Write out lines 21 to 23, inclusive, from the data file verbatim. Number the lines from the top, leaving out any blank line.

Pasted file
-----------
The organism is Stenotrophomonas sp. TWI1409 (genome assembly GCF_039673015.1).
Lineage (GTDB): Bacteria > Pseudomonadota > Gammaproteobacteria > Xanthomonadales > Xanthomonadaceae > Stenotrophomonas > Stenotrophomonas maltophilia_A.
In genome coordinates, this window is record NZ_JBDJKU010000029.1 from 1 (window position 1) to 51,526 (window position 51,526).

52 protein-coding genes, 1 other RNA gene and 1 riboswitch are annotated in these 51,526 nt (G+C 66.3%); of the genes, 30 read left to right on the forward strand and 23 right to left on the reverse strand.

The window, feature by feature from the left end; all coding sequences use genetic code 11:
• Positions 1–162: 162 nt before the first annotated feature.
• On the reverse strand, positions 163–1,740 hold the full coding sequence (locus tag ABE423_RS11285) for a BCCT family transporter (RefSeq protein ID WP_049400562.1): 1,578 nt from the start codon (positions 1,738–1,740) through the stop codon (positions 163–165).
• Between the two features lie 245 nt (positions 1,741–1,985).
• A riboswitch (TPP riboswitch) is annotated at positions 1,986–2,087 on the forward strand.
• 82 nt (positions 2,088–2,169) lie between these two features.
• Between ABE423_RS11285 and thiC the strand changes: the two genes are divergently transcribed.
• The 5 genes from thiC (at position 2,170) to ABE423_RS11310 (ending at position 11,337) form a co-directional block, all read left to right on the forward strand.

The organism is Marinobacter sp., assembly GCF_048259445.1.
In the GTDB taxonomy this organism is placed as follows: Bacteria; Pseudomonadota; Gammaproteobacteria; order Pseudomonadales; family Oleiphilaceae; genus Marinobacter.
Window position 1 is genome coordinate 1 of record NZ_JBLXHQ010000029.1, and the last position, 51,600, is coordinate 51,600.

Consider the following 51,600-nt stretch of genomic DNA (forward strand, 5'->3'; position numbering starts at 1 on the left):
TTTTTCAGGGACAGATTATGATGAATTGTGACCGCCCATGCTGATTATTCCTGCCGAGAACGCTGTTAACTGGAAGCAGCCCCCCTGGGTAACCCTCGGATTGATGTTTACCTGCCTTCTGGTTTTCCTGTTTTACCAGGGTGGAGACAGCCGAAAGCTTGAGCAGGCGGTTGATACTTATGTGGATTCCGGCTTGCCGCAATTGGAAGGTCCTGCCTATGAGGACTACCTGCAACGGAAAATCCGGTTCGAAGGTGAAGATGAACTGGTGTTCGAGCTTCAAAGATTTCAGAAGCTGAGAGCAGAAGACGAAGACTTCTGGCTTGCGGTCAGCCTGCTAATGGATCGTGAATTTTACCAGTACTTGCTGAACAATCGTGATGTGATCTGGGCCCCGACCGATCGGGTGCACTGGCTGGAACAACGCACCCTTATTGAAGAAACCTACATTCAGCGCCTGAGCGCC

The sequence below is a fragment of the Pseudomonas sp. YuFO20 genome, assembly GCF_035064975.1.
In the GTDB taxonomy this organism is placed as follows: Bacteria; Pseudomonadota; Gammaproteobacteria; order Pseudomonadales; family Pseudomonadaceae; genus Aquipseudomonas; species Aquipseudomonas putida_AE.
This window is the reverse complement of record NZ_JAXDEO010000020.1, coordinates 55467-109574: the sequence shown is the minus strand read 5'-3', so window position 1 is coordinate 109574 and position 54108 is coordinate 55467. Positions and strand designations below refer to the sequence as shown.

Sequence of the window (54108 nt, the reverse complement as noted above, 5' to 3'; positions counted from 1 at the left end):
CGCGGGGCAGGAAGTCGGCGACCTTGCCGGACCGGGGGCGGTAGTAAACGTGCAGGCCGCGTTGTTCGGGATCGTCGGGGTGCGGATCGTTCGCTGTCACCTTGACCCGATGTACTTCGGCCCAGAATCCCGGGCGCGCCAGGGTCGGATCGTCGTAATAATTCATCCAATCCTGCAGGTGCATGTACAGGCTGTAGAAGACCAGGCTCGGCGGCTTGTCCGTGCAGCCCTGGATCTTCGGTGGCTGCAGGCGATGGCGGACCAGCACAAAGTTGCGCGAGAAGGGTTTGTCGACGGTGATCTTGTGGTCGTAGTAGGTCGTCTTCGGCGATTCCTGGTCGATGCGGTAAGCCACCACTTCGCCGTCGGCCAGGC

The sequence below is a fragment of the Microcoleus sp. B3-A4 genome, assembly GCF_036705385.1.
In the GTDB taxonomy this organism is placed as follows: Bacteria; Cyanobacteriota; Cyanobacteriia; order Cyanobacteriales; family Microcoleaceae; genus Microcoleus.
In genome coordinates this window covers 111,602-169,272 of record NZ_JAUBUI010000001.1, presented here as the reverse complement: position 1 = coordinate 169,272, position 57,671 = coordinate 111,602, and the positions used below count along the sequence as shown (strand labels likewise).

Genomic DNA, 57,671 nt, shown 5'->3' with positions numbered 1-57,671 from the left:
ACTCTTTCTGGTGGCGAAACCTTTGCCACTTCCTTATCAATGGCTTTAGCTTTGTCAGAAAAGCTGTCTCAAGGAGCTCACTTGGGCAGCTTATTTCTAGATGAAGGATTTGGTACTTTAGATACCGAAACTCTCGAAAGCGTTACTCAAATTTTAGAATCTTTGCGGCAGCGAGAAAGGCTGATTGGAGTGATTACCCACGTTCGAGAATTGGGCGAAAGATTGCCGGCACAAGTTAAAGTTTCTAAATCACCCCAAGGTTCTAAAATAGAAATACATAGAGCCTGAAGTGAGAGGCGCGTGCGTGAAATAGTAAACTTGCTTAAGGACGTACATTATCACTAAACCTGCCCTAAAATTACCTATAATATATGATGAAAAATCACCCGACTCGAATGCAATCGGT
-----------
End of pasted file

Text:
Sequence of the window (54108 nt, the reverse complement as noted above, 5' to 3'; positions counted from 1 at the left end):
CGCGGGGCAGGAAGTCGGCGACCTTGCCGGACCGGGGGCGGTAGTAAACGTGCAGGCCGCGTTGTTCGGGATCGTCGGGGTGCGGATCGTTCGCTGTCACCTTGACCCGATGTACTTCGGCCCAGAATCCCGGGCGCGCCAGGGTCGGATCGTCGTAATAATTCATCCAATCCTGCAGGTGCATGTACAGGCTGTAGAAGACCAGGCTCGGCGGCTTGTCCGTGCAGCCCTGGATCTTCGGTGGCTGCAGGCGATGGCGGACCAGCACAAAGTTGCGCGAGAAGGGTTTGTCGACGGTGATCTTGTGGTCGTAGTAGGTCGTCTTCGGCGATTCCTGGTCGATGCGGTAAGCCACCACTTCGCCGTCGGCCAGGC

The sequence below is a fragment of the Microcoleus sp. B3-A4 genome, assembly GCF_036705385.1.